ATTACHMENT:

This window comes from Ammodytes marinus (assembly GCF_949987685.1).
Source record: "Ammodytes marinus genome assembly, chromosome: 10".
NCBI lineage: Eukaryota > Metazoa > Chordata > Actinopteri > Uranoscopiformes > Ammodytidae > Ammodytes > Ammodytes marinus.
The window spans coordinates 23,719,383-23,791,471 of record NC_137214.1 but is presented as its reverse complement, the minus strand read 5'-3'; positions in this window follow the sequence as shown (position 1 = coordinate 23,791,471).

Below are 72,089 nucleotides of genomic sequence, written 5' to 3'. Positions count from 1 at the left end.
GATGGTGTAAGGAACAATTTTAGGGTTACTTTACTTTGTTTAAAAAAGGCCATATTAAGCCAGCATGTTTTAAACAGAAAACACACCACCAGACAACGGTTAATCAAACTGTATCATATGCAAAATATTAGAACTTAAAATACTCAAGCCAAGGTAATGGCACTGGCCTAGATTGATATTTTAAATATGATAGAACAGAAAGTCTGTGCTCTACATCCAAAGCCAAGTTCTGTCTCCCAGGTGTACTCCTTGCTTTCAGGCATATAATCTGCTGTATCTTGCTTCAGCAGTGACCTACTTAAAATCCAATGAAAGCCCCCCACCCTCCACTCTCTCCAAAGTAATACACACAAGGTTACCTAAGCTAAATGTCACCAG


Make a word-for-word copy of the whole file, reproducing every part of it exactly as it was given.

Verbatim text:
This window comes from Ammodytes marinus (assembly GCF_949987685.1).
Source record: "Ammodytes marinus genome assembly, chromosome: 10".
NCBI lineage: Eukaryota > Metazoa > Chordata > Actinopteri > Uranoscopiformes > Ammodytidae > Ammodytes > Ammodytes marinus.
The window spans coordinates 23,719,383-23,791,471 of record NC_137214.1 but is presented as its reverse complement, the minus strand read 5'-3'; positions in this window follow the sequence as shown (position 1 = coordinate 23,791,471).

Below are 72,089 nucleotides of genomic sequence, written 5' to 3'. Positions count from 1 at the left end.
GATGGTGTAAGGAACAATTTTAGGGTTACTTTACTTTGTTTAAAAAAGGCCATATTAAGCCAGCATGTTTTAAACAGAAAACACACCACCAGACAACGGTTAATCAAACTGTATCATATGCAAAATATTAGAACTTAAAATACTCAAGCCAAGGTAATGGCACTGGCCTAGATTGATATTTTAAATATGATAGAACAGAAAGTCTGTGCTCTACATCCAAAGCCAAGTTCTGTCTCCCAGGTGTACTCCTTGCTTTCAGGCATATAATCTGCTGTATCTTGCTTCAGCAGTGACCTACTTAAAATCCAATGAAAGCCCCCCACCCTCCACTCTCTCCAAAGTAATACACACAAGGTTACCTAAGCTAAATGTCACCAG